Thursday, December 03, 2020

Adams' Critique of Global Consequentialism

From p.479 of 'Motive Utilitarianism':

The moral point of view—the point of view from which moral judgments are made—cannot safely be defined as a point of view in which the test of utility is applied directly to all objects of moral evaluation. For it is doubtful that the most useful motives, and the most useful sort of conscience, are related to the most useful acts in the way that the motives, and especially the kind of conscience, regarded as right must be related to the acts regarded as right in anything that is to count as a morality. And therefore it is doubtful that direct application of the test of utility to everything results in a system that counts as a morality.

How must the right motives be related to the right acts?  Plausibly through a principle that links normative and motivating reasons: an agent acts from the "right reasons" when their motivating reasons are the very normative reasons that make the act worth doing.  Something along those lines.

Adams is right that this plausible principle is incompatible with Global Consequentialism.  GC-ists must instead embrace a radical disharmony between reasons and motives, of the sort that Stocker powerfully criticized in 'The Schizophrenia of Modern Ethical Theories'.  That gives us reason to reject GC.

Curiously, Adams is more sympathetic to the direct application of utilitarian evaluation to motives than to actions.  This strikes me as exactly backwards.  However distasteful one might find some of Act Utilitarianism's implications, it could hardly be denied that one has strong moral reasons to perform the action that does the most good.  It is far less clear, by contrast, that utility-promoting motives are always rationally supported in this way.  Wanting the most useful motives, and acting to inculcate them, may of course be straightforwardly justified on utilitarian grounds.  But that's different from holding the motives themselves (which might have whatever perverse contents you care to imagine) to be warranted.  As I explain in 'The Right Wrong-Makers':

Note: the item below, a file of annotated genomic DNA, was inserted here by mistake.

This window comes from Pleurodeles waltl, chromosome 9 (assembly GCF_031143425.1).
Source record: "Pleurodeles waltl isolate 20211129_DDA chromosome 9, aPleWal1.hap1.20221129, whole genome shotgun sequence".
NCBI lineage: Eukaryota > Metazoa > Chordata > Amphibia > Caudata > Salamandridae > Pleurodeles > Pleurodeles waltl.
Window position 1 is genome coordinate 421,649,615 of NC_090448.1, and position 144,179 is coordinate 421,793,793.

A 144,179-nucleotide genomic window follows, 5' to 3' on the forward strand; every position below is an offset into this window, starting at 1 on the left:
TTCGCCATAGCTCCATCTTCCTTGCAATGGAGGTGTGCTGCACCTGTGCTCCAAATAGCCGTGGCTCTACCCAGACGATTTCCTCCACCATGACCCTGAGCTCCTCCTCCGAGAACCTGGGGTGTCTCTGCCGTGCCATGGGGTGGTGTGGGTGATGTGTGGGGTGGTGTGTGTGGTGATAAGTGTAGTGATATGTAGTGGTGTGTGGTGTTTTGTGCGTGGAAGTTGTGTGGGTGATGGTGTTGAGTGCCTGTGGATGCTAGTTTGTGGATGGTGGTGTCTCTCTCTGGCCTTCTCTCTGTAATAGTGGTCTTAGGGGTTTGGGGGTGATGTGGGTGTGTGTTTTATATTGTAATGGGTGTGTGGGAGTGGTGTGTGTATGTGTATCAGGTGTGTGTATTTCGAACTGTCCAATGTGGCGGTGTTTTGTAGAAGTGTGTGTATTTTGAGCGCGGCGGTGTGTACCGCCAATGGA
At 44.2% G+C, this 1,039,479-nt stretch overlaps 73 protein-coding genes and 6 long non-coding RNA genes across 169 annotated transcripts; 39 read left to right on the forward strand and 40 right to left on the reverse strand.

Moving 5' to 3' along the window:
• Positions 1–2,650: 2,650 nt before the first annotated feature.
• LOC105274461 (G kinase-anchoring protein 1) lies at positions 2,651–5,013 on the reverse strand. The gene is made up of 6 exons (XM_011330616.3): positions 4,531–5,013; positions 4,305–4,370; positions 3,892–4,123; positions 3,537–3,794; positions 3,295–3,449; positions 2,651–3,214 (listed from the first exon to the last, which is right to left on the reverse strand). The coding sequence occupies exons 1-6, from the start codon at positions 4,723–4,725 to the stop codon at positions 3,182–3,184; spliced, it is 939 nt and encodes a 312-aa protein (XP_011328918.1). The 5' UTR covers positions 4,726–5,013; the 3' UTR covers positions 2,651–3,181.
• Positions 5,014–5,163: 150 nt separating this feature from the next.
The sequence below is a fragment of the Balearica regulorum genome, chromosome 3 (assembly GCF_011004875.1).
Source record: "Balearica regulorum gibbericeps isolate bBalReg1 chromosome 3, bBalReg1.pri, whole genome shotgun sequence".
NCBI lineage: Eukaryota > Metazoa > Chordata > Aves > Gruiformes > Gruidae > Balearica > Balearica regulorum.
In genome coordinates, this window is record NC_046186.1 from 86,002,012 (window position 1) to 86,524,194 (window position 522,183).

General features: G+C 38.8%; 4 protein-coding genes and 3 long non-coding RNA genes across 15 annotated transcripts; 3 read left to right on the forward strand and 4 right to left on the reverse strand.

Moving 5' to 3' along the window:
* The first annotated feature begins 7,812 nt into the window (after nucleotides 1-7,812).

[A]n internal orientation towards the good may have bad extrinsic effects. For example, we may imagine that an evil demon threatens to destroy the world unless you acquire (and subsequently maintain) the very same vicious, morally contemptible motivations that drive the demon himself. He offers a magic pill that will induce this effect in you. As a good person, you care more about the world than about the purity of your own moral character, and so—quite virtuously—opt to take the pill and become vicious. Your subsequent motivational profile is, by design, morally contemptible. (We may suppose that you come to intrinsically desire to corrupt the virtuous, cause innocents to suffer, etc.) Nonetheless, it is highly morally fortunate or desirable—though you no longer care that this is so—because your new-found viciousness is causally responsible for saving the world from the evil demon's threat. So the moral aptness of one's motivations cannot be identified with their desirability or usefulness from a moral point of view. [...]

Of course, it's true that the value-promoting motivations are the best ones to have, but that simply isn't the same thing as their being fitting, virtuous, or what we mean when talking about acting with “moral worth” or for the “right reasons”. We may happily grant that promoting value matters more, in practice, than the latter sort of normative status. Even so, as moral theorists we should want to have an accurate account of this other kind of normative status. And that requires us to look beyond mere value-promotion, even for consequentialists. 

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